Tuesday, 26 July 2016

Concentration Camp Museum, Macikai, Lithuania

When the Germans invaded Lithuania in 1939, they established a POW camp in the small village of Macikai in Southwest Lithuania. Polish, French, Belgian and eventually British, Canadian and American POWs populated the camp. When the Russians advanced, Germany evacuated many of the prisoners.

After WWII, the Soviets turned the camp into a prisoner/concentration camp. Germans and Lithuanian dissidents made up the population. The camp closed in the 1950s.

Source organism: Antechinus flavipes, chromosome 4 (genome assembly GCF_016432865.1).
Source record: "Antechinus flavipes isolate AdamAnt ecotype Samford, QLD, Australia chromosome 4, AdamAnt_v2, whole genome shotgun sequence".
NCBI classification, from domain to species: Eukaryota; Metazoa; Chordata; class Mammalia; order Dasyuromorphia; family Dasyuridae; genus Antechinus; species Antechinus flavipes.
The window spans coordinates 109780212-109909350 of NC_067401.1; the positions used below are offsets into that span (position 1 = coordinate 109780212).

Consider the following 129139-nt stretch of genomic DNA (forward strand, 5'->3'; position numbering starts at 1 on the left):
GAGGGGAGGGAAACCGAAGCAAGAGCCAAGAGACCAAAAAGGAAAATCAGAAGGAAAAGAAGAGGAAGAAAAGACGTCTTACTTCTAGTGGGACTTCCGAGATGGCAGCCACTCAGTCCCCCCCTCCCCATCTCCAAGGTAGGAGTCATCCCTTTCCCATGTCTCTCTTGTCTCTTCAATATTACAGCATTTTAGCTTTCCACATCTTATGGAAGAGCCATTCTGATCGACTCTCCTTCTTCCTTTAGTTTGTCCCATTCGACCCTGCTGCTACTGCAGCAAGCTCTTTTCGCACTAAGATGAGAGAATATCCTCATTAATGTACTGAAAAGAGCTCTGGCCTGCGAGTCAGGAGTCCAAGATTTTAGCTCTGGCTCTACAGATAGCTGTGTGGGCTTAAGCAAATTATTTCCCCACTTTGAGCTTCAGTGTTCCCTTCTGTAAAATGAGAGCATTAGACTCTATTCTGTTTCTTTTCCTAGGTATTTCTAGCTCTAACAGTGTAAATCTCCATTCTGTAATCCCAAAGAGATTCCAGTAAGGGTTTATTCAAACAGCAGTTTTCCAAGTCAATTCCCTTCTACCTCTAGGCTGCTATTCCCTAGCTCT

All that is left of the camp is one building, which was used for isolating prisoners.

Inside, a stark design of heavy doors and metal beds.

Office, decorated with the usual Communist propaganda.

Signs of a prisoner's life, drawings and a limited view.

About a block away is a cemetery for the prisoners who were killed.

Crosses and flowers. Many nationalities are represented and still mourned.

Back inside, Lenin, put in his place.

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